GROOM: That’s what you thought I needed to be honest about?

BRIDE: You didn’t even know I majored in Geography!  Listen, if we’re talking averages here, most people don’t get married in Vermont .  They get married in their one-horse hometowns that have WalMarts and bad zoning.

STORYTELLER: What’s wrong with that?

BRIDE: NOTHING.  THAT’S MY POINT.  MOST people do get married in their hometowns.  MOST people cheat on their spouses or end up in counseling or sell everything they own to get into a lousy nursing home.  Put that in your fairy tale and smoke it.

STORYTELLER: No one’s smoking anything.  There are children present.

BRIDE: And God forbid we tell them what life is really like.

GROOM: She’s got a point there.  You’re opening yourself up for multiple class-action suits, Mister.

STORYTELLER: Fine.  I’ve had it.  You want the truth, the whole truth, and nothing but the truth, the whole enchilada, the proverbial hook, line, and sinker?  Well far be it from me to give these little souls something to which to aspire.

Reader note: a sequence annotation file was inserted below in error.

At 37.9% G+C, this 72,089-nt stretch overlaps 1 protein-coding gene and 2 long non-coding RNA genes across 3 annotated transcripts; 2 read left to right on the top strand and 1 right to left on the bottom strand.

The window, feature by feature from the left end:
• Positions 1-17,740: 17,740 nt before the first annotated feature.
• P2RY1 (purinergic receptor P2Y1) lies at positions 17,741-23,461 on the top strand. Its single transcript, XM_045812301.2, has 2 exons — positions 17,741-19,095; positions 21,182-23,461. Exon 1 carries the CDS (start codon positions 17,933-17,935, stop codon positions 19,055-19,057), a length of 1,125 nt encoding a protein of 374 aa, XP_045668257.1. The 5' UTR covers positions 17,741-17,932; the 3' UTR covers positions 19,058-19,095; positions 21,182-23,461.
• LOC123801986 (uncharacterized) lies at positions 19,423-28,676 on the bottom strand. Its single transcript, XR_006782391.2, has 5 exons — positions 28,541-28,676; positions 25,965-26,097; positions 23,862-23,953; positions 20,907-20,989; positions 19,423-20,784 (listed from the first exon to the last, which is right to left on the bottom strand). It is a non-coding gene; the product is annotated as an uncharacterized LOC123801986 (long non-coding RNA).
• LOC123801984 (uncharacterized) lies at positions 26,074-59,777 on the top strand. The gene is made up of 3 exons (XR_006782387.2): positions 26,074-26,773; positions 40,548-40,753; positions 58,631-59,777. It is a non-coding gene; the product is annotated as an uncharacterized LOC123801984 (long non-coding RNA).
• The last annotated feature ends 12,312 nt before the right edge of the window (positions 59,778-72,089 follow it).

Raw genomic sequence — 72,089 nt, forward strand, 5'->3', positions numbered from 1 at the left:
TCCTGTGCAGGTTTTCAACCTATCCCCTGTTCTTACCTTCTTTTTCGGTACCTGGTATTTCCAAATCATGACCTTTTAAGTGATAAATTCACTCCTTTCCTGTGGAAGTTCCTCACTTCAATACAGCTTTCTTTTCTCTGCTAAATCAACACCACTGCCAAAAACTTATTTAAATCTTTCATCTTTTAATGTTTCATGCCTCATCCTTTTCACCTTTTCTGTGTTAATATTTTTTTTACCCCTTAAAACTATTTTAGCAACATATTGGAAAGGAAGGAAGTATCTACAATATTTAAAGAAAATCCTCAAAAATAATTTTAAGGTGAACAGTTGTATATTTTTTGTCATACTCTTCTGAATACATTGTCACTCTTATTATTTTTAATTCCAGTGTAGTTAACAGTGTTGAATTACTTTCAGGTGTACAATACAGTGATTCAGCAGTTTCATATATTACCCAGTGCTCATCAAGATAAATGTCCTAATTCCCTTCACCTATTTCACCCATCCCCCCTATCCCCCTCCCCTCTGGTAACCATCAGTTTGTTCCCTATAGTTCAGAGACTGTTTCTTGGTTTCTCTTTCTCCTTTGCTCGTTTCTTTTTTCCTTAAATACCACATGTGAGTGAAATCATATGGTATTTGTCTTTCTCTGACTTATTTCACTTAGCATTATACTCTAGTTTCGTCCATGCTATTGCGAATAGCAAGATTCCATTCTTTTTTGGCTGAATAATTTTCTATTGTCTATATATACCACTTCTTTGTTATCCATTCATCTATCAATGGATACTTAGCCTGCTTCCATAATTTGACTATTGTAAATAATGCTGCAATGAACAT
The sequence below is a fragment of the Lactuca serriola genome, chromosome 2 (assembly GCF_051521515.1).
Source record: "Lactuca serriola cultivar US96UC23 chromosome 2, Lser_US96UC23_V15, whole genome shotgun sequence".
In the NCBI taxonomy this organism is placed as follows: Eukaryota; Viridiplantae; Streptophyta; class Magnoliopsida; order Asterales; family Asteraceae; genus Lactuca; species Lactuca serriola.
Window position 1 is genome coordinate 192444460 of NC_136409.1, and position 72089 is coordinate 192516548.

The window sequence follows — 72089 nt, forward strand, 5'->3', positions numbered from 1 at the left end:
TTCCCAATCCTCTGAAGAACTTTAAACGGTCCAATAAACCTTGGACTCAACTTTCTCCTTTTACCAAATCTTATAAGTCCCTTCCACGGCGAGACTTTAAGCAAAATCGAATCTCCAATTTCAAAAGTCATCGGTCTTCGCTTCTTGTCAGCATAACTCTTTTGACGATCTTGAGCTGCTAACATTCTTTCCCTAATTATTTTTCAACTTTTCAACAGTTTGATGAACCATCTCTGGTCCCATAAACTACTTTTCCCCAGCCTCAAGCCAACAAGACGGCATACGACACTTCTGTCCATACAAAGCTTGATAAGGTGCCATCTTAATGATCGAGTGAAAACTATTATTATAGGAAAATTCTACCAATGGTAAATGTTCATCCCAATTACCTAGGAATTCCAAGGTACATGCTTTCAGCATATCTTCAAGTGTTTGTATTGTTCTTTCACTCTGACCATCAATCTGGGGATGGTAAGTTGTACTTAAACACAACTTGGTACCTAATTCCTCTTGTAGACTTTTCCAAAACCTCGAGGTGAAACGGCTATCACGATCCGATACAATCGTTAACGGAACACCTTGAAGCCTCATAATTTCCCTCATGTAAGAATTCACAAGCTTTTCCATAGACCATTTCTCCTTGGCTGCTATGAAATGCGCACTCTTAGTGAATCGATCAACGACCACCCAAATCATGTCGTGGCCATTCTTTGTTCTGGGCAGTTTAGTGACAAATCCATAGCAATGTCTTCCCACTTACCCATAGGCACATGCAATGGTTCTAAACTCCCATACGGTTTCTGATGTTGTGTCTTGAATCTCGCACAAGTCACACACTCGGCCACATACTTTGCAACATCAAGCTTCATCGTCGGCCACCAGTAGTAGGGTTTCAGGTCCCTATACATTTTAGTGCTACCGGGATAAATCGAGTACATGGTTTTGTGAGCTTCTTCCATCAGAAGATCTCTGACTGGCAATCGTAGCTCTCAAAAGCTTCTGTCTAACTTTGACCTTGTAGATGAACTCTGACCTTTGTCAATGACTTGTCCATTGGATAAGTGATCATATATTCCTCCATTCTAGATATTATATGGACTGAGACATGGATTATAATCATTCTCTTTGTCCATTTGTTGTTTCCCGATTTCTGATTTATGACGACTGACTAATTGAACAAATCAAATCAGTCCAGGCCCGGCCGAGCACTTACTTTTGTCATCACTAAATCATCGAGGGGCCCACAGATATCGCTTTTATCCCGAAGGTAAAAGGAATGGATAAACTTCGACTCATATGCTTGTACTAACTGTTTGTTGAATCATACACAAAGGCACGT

BRIDE/GROOM: Do it!  Do it!  (ad lib.)

STORYTELLER: I’m warning you, it won’t be pretty.

BRIDE/GROOM: We stand warned.

STORYTELLER: I’m such a pushover.

(opens the volume back up)

Once upon a time in a trailer park not so far away, there lived a woman approaching middle age who drank a lot of bourbon, smoked a pack a day, hung out in places where they throw peanut shells on the floor—

BRIDE: All right already.

STORYTELLER: --and a young, slightly effeminate man who took it up the ass once from a fellow Eagle Scout, but since it only happened once when he was 17 and drunk on Kahlua, he still considered himself straight.

GROOM: Hey hey hey.